commentary by Patrick H. Moore
Apparently neither the children of Georgia nor their parents have gotten the message that schoolyard bullying has had its day and that it’s time for children (and adults) to learn to treat one another with respect. Wishful thinking on my part? Well, perhaps, but let’s not forget that there was a time when women were disenfranchised (weren’t allowed to vote), not to mention the fact that as recently as the 1950s and 1960s, Jim Crow was the de facto law of the land throughout much — if not all — of the South.
With respect to bullying, however,we still have a long ways to go as the recent events in Carroll County, Georgia, graphically demonstrate.
Michael Walsh of the New York Daily News has the story:
A little girl, third grader Aolani Dunbar, 8, of Rootville, Ga. has been bullied unmercifully by her classmates for the last three years. In other words, she’s been targeted by her so-called “classmates” ever since she started school. The viciousness of the harassment intensified after Aolani had extensions put into her hair on Sept. 28. The other children, egged on by two small, aggressive boys, began pulling her hair — HARD!
“The following Monday, kids started teasing her, telling her she was stupid to have a wig on her hair,” said Sarah Charles, Aolani’s mother. “We called the school on Tuesday saying that her hair was being pulled.”
The school either did nothing or did not do enough. The bullying and hair-pulling continued. Aolani’s mother continued to call Rootville Elementary School for the next two weeks, asking for the school to launch a real investigation. But either the message did not get passed on or the school did not care enough to take steps to solve the problem. In any event, according to Aolani’s family, no effective steps were taken to protect the girl from her tormenters.
Although Sarah Charles appears to have been quite diligent in calling the school administrators, she did not catch on to how severe the hair-pulling was for quite some time. Also, Aolani apparently kept the degree of the damage to herself for over two weeks. Then on Oct. 15, Sarah noticed an “ungodly smell” coming from Aolani’s head.
Sarah and other family members began removing the extensions to see what was causing the odor.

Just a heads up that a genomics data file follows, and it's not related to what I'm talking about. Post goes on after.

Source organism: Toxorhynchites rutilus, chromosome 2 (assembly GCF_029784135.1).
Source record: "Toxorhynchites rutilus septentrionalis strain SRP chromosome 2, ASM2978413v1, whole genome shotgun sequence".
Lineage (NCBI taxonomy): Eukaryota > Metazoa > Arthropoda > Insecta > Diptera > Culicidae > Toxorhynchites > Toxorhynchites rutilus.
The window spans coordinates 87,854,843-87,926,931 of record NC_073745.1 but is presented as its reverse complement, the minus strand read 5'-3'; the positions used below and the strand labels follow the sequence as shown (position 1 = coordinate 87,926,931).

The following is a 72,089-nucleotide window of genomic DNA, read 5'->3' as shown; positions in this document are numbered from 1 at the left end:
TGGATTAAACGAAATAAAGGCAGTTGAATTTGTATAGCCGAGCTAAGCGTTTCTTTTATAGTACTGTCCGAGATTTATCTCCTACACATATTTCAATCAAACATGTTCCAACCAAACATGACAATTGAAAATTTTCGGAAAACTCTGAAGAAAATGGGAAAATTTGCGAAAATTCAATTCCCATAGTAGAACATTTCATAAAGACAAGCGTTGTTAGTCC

“There was a humongous sore,” Charles said. “The doctor at the emergency room had never seen anything like that.”
You can imagine the shock and sorrow Sarah must have felt when when the surveyed the damage. The continuous tugging and yanking had actually torn off part of Aolani’s scalp.
The massive wound on the crown of the child’s head was so serious that it was treated in the emergency room as if it were a burn.
Although Aolani is recovering physically, she is still a wreck psychologically. She has been out of school for nearly three weeks now suffering from “severe headaches, anxiety and extreme humiliation.” She will be transferred to another school within the same district, according to Sarah.
* * * * *
WSB-TV, the first station to cover the case, reported that Aolani shaved her head to decrease the risk of infection. Several family members and friends shaved their heads as well in a gesture of solidarity.
The family said that two little boys were responsible for encouraging a larger group of students to “have a tug” at her hair. One of the boys got an in-school suspension, but the other has not been disciplined.
The Carroll County School District released a statement saying the “administration immediately investigated and dealt with the students who had engaged in the behavior and appropriate disciplinary action was taken against them.”
* * * * *
Yeah, right. Until the boys choose another victim to pick on. But I am reminded of what our friend Pitchforks points out in his post, “Leading Lambs to Syllabic Slaughter.” Pitchforks argues that it’s really rather senseless “to let the buck stop” with the child perpetrators. When children act out in cruel fashion, says Pitchforks (albeit far more eloquently than I am capable of), they are reflecting what they have been taught by their parents at home. Their cruelty doesn’t come out of nowhere. The parents are largely to blame and should be called out for their lousy parenting.
Suppose the parents of the two little boys who instigated the vendetta against Aolani were required to serve 300 or 400 hours of community service to demonstrate that they “get it” and will do their level best to ensure that their kids stop picking on the weaker children.
Of course, it will be a cold day in hell before this happens. Or will it? Time will tell, my friends. In the meantime, children like Aolani who are somehow perceived as being different or weird or somehow unacceptable to the mindless majority will continue to be scapegoats in this dishearteningly cruel world.
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